Fife’s Buzzing is an exciting new partnership project between Buglife and Fife Council. Sixteen colourful wildflower meadows will be created in parks across Fife with the support and involvement of the local community and school children. Over £86,000 of funding was awarded last year by Heritage Lottery Fund and Fife Environment Trust for this three-year project to go ahead.
Wildflower meadows are beautiful natural areas as well as important habitats for wildlife. Since World War Two, over 3,000,000 hectares of flower-rich grassland have been lost in the UK. This has resulted in large declines in pollinators such as bumblebees, butterflies and hoverflies, and other invertebrates.
Fife Council is also committed to improving the quality of its greenspace for people’s enjoyment, health and wellbeing as well as for biodiversity. Fife’s Buzzing will help the council achieve this in a fun and engaging way. Scott Clelland, Fife Council’s Team Manager for parks in the Kirkcaldy area said “This project will enhance what we already have in the park. Biodiversity of habitats is an increasing priority for us all, and we will work with communities to make these areas a colourful and vibrant place to be”.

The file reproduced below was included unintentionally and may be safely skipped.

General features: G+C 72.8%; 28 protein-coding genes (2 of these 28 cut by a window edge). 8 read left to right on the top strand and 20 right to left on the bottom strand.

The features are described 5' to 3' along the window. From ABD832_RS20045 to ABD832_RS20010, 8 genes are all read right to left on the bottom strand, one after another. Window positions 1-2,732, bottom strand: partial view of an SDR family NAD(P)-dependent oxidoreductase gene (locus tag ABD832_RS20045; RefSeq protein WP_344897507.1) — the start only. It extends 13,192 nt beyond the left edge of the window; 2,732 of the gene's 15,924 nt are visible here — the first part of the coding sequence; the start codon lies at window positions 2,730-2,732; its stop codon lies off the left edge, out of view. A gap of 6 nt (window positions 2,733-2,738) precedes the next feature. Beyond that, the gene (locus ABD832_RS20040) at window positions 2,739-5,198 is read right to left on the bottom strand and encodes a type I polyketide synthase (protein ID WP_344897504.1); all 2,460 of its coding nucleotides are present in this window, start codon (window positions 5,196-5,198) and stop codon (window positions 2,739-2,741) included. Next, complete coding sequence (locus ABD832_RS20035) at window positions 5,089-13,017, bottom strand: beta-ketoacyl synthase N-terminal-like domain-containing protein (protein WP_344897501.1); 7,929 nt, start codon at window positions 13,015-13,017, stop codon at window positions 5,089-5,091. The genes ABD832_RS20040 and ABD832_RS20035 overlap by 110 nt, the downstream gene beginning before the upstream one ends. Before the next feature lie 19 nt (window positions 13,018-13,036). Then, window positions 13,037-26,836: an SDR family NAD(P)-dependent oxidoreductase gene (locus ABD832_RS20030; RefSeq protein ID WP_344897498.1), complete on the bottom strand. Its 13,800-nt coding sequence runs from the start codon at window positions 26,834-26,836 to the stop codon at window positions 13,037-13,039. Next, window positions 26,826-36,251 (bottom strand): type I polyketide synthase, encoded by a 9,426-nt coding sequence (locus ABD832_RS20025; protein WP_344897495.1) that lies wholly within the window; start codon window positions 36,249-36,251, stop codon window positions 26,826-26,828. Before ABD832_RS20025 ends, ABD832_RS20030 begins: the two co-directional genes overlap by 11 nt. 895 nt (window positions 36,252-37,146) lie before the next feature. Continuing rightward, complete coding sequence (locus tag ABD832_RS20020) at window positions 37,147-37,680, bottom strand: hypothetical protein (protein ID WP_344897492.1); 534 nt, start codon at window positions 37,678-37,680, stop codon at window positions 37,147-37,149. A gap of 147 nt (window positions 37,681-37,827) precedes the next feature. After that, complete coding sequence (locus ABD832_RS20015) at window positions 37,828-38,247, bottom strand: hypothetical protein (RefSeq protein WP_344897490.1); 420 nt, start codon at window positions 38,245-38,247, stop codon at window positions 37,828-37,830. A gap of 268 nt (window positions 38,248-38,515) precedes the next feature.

This spring, the focus will be on Ravenscraig Park along with six other sites at Guardbridge, Methil, Aberdour, Glenrothes and Dunfermline.
Ravenscraig Park is well-loved by locals and visitors. The park offers many attractions from play areas and football pitches to sea views and woodland walks. The new meadow will add further diversity as a colourful attraction with broad sweeping paths through it so all can enjoy the flowers, butterflies and bees.
“This project is very exciting to be involved in,” added Craig Balfour, Fife Council’s Area Officer for Ravenscraig Park, “and I look forward with great delight to the joy that this biodiverse feature is going to bring to so many people”.
Buglife – the only organisation in Europe devoted to the conservation of all invertebrates – is particularly concerned with the decline in pollinators across Britain. It has joined forces with Fife Council to help reverse this trend through Fife’s Buzzing, which will engage with hundreds of people to transform areas of intensively managed amenity grassland into rich meadows that are buzzing with life.
Suzanne Bairner, Buglife’s Conservation Officer for Scotland said: “We are thrilled to have received funding for this exciting project which will involve and benefit so many communities in Fife in the creation of stunning, rich new habitats for wildlife.”